The number of linked sensors, cameras, and complex peripheral devices are already exploding around us, and ingenious people will figure out new and unusual ways to blend these streams of information into a cohesive intelligence layer that we can interact with in our daily lives.
As you might imagine, attempts to improve the sphere of knowability for purposes of convenience and safety will be confronted with serious resistance from those wishing to maintain a distinct layer of privacy for our protection. These will be tough decisions to wrestle through and the resulting public policy decisions will have far-reaching implications.
In the mean time, vast fortunes will be won and lost, as the Internet of Things becomes part and parcel to our daily lives.
About the author:
Thomas Frey is the innovation editor of THE FUTURIST magazine. This piece was originally posted on his Website, Futuristspeaker.com
Essays and comments posted in World Future Society and THE FUTURIST magazine blog portion of this site are the intellectual property of the authors, who retain full responsibility for and rights to their content. For permission to publish, distribute copies, use excerpts, etc., please contact the author. The opinions expressed are those of the author. The World Future Society takes no stand on what the future will or should be like.
Free Email Newsletter
To sign up for Futurist Update, our free monthly email newsletter, enter your email in the box below and click Save.
When my wife and I downsized we left our satellite dish and satellite TV behind and went back to cable because that's what was available in the building where we have our apartment. We are not alone in abandoning this technology. Homes that were early adopters of satellite TV can have enormous dishes sitting in backyards or rigged on to poles projected above the roof line of their homes.
I don't know about you but I've been wearing prescription glasses since I was seven years old. I've tried contact lenses several times and given up on them. I've contemplated laser vision correction but have been told that my astigmatism would make it less than effective.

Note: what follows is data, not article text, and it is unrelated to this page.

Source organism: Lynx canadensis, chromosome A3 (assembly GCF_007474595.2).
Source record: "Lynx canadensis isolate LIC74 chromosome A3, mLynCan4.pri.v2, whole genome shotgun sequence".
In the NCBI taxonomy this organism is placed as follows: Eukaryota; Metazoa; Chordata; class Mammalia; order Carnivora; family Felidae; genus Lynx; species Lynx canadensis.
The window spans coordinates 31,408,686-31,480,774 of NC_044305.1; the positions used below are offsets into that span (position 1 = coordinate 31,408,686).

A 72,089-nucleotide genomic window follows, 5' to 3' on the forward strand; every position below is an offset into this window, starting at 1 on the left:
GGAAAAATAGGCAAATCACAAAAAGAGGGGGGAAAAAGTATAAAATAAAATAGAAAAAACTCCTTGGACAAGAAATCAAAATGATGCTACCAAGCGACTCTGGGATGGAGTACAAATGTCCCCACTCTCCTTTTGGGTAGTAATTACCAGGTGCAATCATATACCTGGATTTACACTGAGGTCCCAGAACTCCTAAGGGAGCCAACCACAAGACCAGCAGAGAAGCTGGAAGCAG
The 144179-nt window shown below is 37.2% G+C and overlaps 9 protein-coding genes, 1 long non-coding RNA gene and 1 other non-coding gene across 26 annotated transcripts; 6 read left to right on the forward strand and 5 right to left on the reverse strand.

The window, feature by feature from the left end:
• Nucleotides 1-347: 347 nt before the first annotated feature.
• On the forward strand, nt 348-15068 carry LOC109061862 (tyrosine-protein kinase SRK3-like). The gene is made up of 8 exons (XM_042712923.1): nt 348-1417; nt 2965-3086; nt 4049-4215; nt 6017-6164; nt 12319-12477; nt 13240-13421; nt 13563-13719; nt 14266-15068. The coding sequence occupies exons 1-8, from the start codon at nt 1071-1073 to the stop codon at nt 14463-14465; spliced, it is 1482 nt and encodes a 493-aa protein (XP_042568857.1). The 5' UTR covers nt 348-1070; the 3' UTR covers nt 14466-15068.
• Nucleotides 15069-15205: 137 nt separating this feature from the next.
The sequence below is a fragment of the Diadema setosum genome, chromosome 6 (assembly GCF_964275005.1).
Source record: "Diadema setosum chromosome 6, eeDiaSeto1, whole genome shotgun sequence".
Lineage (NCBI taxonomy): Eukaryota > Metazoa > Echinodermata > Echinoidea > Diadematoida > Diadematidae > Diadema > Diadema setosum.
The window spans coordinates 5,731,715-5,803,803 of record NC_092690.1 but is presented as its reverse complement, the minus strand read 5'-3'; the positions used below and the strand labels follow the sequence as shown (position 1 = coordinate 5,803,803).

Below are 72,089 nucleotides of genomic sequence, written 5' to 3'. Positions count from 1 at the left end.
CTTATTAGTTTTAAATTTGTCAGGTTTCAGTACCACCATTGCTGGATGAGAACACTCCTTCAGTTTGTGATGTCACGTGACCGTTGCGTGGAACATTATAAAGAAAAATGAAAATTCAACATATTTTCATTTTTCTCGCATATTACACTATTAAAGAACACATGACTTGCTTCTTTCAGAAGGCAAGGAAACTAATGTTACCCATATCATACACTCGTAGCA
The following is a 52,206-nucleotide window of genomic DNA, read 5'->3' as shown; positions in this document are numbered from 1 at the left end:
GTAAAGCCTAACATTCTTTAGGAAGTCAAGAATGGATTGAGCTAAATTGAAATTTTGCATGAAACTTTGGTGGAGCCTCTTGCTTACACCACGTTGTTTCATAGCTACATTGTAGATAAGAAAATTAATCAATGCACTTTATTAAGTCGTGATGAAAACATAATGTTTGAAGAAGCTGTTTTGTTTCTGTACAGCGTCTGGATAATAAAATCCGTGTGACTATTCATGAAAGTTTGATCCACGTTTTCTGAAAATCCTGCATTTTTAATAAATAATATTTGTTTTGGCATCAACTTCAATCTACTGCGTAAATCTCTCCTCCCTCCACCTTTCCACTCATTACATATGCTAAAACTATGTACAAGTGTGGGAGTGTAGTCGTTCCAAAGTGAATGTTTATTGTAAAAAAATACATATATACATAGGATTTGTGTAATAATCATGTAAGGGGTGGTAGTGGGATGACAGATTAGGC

The dot-com bubble caused a market crash in 2000, a housing bubble almost brought down the global economy in 2008, and today's gushing excitement over new US oil and gas discoveries could also prove to be a bubble that is likely to collapse about 2015 – a "carbon bubble."
Climate change is threatening the credit rating of nations. Standard & Poor's has indicated that the credit ratings of 128 nations are at risk. S&P sees climate change as a more challenging problem than the changing demographics of our human population from aging in the Developed World to surging population in Developing Nations.
Without the ocean Earth would be a pretty inhospitable place even though we lie within our Sun's Goldilocks Zone. Those of you who live by the ocean can probably figure out why that is the case. You see the ocean is a temperature moderator and a heat transport mechanism that evens out the climate across the planet.
The horror of 298 lives snuffed out by a missile is reverberating around the planet this week after last Thursday's downing of a Malaysian Airlines Boeing 777. How could missile technology meant to shoot down warplanes get used to destroy a civilian aircraft?
I remain skeptical about the economics of industrial technologies for carbon capture. Almost every project started has been heavily subsidized by government. But for the operators without government subsidy there seems to be no return on investment. First of all, all existing industrial carbon capture technologies are expensive to implement.
On a recent driving trip, my wife and I became immersed in the audio version of one of Tom Clancy’s last novels, titled “Threat Vector.” Without giving away too much of the plot, a Chinese super-geek villain has hatched a plan to hack into our most secure networks and blackmail people with their darkest secrets to subversively cause chaos and disruption for the American government.